Dr. Roger is the Elizabeth C. Lane, Ph.D., and M. Nadine Zimmerman, Ph.D., Professor of Internal Medicine, and the medical director of the Mayo Clinic Robert D. and Patricia E. Kern Center for the Science of Health Care Delivery. The Rochester Epidemiology Project is a collaboration of clinics, hospitals and other medical facilities in Minnesota and Wisconsin, and involves community members who have agreed to share their medical records for research. It is administratively managed through the center.

Explore further: Readmission from skilled nursing facility often avoidable

Related Stories

Readmission from skilled nursing facility often avoidable

December 22, 2016
(HealthDay)—A considerable proportion of hospital readmissions from skilled nursing facilities (SNFs) are considered potentially avoidable, according to a study published online Dec. 16 in the Journal of the American Geriatrics ...

Longer hospital stays might reduce readmissions from post-acute care facilities

March 7, 2017
More than 25 percent of Medicare beneficiaries who are admitted to the hospital are sent to a post-acute care facility (a health facility like a rehabilitation or skilled nursing center used instead of a hospital) after being ...

Study finds high survival rate for elderly patients with implantable defibrillator

January 16, 2017
Of patients over age 65 who received an implantable cardioverter-defibrillator (ICD) after surviving sudden cardiac arrest or a near-fatal arrhythmia, almost 80 percent survived two years—a higher rate than found in past ...

High-volume facilities better for nursing hip fractures

September 30, 2015
There isn't a lot of information available to help family caregivers choose the best skilled nursing facility for an elderly loved one who breaks a hip, but a new study suggests a potentially useful quality indicator: the ...

Study: Where hospitals send surgery patients to heal matters a lot for health care costs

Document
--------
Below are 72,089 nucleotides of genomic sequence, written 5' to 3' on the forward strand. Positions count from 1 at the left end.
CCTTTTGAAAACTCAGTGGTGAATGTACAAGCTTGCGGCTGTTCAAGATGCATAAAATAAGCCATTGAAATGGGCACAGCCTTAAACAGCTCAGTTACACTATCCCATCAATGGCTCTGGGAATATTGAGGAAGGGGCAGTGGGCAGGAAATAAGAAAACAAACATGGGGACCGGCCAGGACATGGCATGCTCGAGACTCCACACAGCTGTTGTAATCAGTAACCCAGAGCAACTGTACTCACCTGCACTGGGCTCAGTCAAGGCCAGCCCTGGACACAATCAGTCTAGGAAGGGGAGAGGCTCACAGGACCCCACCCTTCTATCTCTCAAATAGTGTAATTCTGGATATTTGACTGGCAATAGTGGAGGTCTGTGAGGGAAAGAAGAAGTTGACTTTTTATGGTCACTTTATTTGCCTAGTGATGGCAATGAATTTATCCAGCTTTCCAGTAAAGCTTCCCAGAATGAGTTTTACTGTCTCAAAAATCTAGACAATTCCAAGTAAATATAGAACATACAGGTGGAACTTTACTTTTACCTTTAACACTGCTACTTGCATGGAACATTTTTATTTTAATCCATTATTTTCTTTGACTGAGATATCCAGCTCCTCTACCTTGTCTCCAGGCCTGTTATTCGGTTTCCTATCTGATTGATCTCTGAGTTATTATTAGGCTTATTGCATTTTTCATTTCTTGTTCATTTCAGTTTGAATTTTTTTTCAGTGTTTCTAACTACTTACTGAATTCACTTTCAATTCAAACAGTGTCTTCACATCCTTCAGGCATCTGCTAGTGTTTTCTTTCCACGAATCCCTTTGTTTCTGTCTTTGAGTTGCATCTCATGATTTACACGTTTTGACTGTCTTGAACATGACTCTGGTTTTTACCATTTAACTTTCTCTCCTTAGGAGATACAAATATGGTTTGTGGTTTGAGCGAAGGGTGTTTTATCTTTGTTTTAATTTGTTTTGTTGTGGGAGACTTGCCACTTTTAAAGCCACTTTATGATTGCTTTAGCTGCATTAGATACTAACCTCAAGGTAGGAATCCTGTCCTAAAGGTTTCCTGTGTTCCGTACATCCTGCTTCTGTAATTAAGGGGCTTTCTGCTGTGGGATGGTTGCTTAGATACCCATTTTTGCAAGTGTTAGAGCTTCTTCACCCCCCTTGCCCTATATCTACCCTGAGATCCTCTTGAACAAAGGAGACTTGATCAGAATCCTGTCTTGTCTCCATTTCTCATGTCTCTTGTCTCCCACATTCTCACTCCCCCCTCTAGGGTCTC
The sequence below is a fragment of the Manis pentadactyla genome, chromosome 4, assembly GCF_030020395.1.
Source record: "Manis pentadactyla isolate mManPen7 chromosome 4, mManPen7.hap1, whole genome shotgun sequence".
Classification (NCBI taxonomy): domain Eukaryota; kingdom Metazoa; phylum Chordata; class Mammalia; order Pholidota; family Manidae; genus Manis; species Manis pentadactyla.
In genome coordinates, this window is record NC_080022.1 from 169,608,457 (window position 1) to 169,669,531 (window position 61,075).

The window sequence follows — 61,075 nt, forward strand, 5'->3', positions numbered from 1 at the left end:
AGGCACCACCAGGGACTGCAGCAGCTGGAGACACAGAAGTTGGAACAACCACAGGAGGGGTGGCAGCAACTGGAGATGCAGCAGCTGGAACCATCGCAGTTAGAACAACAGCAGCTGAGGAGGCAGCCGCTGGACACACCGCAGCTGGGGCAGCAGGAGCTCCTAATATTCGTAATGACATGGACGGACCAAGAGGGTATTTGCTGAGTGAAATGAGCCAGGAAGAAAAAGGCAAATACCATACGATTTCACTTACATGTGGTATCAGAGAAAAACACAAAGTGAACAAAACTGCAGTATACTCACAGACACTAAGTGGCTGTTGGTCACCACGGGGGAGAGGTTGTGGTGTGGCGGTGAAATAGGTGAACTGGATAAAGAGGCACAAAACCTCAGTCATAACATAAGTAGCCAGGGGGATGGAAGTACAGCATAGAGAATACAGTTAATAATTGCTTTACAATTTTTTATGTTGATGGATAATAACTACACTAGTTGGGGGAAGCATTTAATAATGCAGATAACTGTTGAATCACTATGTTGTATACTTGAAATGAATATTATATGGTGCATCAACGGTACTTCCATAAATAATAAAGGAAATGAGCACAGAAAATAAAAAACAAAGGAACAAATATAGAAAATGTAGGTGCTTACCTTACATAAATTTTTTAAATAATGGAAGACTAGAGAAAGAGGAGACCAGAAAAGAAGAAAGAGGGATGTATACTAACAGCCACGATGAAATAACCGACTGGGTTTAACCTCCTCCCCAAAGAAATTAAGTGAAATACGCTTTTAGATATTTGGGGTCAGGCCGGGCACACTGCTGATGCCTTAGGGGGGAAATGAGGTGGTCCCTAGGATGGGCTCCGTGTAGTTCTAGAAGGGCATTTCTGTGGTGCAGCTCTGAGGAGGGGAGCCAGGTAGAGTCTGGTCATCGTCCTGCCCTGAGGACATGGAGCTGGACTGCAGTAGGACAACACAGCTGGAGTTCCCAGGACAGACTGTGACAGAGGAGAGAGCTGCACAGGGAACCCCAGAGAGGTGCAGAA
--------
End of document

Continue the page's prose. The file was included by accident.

January 9, 2017
Thousands of times a day, doctors sign the hospital discharge papers for patients who have just had surgery, and send them off to their next destination. About half of those patients will get some sort of post-surgery care ...

Recommended for you

Amber-tinted glasses may provide relief for insomnia

December 15, 2017
How do you unwind before bedtime? If your answer involves Facebook and Netflix, you are actively reducing your chance of a good night's sleep. And you are not alone: 90 percent of Americans use light-emitting electronic devices, ...

Warning labels can help reduce soda consumption and obesity, new study suggests

December 15, 2017
Labels that warn people about the risks of drinking soda and other sugar-sweetened beverages can lower obesity and overweight prevalence, suggests a new Johns Hopkins Bloomberg School of Public Health study.

Office work can be a pain in the neck

December 15, 2017
Neck pain is a common condition among office workers, but regular workplace exercises can prevent and reduce it, a University of Queensland study has found.

Regular takeaways linked to kids' heart disease and diabetes risk factors

December 14, 2017
Kids who regularly eat take-away meals may be boosting their risk factors for heart disease and diabetes, suggests research published online in the Archives of Disease in Childhood.

Simulation model finds Cure Violence program and targeted policing curb urban violence

December 14, 2017
When communities and police work together to deter urban violence, they can achieve better outcomes with fewer resources than when each works in isolation, a simulation model created by researchers at the UC Davis Violence ...

One in five patients report discrimination in health care

December 14, 2017
Almost one in five older patients with a chronic disease reported experiencing health care discrimination of one type or another in a large national survey that asked about their daily experiences of discrimination between ...

0 comments

Please sign in to add a comment. Registration is free, and takes less than a minute. Read more

Click here to reset your password.
Sign in to get notified via email when new comments are made.